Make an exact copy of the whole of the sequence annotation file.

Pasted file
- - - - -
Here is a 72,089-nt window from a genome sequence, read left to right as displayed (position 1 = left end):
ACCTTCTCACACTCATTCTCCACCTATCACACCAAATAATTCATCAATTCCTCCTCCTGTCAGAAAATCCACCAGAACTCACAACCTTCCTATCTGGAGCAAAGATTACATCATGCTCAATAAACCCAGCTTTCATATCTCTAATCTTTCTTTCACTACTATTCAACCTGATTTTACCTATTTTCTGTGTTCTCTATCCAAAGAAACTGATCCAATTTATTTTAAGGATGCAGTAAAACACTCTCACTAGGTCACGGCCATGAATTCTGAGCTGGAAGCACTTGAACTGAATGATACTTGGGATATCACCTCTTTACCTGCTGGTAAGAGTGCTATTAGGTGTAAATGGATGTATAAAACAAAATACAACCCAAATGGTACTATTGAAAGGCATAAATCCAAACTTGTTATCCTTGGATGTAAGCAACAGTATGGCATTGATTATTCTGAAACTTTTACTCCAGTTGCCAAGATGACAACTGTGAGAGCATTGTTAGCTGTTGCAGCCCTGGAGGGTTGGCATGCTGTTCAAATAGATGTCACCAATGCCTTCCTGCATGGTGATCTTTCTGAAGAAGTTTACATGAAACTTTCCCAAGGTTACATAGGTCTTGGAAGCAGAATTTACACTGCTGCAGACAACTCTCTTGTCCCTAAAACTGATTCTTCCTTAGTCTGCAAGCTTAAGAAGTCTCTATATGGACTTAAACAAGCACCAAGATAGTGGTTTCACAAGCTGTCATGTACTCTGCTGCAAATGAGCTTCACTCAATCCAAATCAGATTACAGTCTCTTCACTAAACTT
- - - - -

Here is a 72,089-nt window from a genome sequence, read left to right as displayed (position 1 = left end):
ACCTTCTCACACTCATTCTCCACCTATCACACCAAATAATTCATCAATTCCTCCTCCTGTCAGAAAATCCACCAGAACTCACAACCTTCCTATCTGGAGCAAAGATTACATCATGCTCAATAAACCCAGCTTTCATATCTCTAATCTTTCTTTCACTACTATTCAACCTGATTTTACCTATTTTCTGTGTTCTCTATCCAAAGAAACTGATCCAATTTATTTTAAGGATGCAGTAAAACACTCTCACTAGGTCACGGCCATGAATTCTGAGCTGGAAGCACTTGAACTGAATGATACTTGGGATATCACCTCTTTACCTGCTGGTAAGAGTGCTATTAGGTGTAAATGGATGTATAAAACAAAATACAACCCAAATGGTACTATTGAAAGGCATAAATCCAAACTTGTTATCCTTGGATGTAAGCAACAGTATGGCATTGATTATTCTGAAACTTTTACTCCAGTTGCCAAGATGACAACTGTGAGAGCATTGTTAGCTGTTGCAGCCCTGGAGGGTTGGCATGCTGTTCAAATAGATGTCACCAATGCCTTCCTGCATGGTGATCTTTCTGAAGAAGTTTACATGAAACTTTCCCAAGGTTACATAGGTCTTGGAAGCAGAATTTACACTGCTGCAGACAACTCTCTTGTCCCTAAAACTGATTCTTCCTTAGTCTGCAAGCTTAAGAAGTCTCTATATGGACTTAAACAAGCACCAAGATAGTGGTTTCACAAGCTGTCATGTACTCTGCTGCAAATGAGCTTCACTCAATCCAAATCAGATTACAGTCTCTTCACTAAACTT